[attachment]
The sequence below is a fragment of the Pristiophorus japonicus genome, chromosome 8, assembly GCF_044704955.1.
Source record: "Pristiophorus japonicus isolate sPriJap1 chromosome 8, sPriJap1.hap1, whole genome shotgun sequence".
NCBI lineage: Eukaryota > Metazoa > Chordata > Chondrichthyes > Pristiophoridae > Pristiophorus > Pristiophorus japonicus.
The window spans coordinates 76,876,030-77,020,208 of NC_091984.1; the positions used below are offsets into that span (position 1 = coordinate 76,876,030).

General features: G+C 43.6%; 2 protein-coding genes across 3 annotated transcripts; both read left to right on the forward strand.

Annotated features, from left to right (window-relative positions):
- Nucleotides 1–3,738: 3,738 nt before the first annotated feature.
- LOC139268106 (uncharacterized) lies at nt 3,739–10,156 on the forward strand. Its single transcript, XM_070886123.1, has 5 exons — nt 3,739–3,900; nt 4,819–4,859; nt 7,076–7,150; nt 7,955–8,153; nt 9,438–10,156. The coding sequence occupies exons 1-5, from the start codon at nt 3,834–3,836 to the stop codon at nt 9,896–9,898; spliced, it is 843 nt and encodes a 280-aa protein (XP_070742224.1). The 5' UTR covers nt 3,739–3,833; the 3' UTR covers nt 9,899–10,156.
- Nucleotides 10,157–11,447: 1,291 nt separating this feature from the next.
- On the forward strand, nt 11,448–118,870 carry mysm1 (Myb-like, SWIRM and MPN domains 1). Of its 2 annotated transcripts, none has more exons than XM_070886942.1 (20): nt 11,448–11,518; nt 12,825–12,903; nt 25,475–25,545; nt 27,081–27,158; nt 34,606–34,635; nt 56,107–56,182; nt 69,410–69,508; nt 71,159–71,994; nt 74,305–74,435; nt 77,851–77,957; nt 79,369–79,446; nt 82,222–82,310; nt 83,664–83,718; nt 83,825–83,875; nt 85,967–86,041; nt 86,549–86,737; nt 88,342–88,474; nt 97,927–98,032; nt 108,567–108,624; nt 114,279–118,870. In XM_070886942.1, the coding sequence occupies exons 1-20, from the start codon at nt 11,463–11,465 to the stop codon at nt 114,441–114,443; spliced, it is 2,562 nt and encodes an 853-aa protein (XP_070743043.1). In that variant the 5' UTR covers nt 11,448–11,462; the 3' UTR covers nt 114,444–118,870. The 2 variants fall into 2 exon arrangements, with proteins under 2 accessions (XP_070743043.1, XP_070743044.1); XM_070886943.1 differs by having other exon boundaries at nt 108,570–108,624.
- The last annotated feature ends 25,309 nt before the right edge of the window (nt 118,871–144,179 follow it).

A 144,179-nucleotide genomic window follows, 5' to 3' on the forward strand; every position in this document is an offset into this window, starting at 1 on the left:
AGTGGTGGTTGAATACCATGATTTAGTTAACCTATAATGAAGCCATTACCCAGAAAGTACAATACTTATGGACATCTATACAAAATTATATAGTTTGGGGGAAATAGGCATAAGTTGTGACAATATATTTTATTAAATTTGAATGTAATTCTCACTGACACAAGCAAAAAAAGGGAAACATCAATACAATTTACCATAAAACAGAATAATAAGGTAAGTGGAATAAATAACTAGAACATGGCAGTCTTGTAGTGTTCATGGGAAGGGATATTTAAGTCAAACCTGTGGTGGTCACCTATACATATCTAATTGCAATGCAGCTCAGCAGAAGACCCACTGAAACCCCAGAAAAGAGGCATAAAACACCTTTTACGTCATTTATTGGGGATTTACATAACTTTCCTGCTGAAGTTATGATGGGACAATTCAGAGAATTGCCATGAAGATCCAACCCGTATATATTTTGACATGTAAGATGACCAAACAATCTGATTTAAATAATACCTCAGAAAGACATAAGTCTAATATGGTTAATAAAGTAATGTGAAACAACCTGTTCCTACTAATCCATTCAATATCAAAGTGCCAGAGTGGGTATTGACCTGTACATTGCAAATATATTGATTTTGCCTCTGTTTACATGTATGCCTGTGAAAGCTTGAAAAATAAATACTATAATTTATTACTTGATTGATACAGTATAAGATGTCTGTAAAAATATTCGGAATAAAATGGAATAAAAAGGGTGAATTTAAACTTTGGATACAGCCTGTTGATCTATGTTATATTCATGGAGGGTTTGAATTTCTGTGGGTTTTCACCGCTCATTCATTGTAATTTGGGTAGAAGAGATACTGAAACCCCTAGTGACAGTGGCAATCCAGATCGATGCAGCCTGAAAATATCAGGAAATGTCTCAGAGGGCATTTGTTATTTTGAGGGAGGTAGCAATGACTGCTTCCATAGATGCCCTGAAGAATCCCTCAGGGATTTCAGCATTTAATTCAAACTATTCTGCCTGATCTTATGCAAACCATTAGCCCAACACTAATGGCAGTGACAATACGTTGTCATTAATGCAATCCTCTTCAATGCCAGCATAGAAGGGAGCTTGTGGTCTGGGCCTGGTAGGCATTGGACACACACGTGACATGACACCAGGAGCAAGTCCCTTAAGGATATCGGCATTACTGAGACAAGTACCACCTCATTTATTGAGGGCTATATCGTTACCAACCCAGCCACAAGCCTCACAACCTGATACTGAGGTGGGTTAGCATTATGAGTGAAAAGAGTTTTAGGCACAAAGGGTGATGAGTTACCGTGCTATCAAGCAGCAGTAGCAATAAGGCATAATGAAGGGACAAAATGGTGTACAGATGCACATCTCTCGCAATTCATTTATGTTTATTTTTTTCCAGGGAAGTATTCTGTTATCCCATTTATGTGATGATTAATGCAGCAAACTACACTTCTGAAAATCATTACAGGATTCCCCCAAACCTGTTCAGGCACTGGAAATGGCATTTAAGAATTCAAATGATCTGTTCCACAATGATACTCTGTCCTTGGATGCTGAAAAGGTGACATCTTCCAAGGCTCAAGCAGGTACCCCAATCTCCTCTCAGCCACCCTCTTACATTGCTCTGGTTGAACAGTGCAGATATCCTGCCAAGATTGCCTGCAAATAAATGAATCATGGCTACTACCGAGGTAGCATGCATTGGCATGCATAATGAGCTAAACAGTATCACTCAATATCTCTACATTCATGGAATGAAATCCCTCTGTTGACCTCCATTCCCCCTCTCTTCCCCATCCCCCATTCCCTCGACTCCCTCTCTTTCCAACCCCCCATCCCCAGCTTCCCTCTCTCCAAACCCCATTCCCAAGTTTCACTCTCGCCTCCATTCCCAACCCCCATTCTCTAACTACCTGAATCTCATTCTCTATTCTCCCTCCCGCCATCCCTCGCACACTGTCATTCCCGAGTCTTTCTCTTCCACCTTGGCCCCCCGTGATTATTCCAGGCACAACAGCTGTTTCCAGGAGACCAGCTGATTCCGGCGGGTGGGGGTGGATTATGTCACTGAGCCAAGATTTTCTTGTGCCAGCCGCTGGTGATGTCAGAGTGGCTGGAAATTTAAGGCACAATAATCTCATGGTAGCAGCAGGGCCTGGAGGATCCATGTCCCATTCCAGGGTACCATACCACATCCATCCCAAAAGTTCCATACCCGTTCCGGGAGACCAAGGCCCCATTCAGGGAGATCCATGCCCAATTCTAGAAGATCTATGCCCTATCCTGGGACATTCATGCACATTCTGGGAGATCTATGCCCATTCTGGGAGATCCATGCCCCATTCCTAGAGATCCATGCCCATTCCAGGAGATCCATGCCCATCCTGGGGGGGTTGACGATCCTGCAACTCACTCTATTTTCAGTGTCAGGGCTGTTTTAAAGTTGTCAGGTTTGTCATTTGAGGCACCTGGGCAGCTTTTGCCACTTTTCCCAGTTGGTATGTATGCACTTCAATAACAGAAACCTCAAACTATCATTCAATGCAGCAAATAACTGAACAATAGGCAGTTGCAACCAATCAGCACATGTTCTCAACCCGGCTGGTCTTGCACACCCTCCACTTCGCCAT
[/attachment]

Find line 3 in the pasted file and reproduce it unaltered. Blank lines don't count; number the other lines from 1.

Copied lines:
NCBI lineage: Eukaryota > Metazoa > Chordata > Chondrichthyes > Pristiophoridae > Pristiophorus > Pristiophorus japonicus.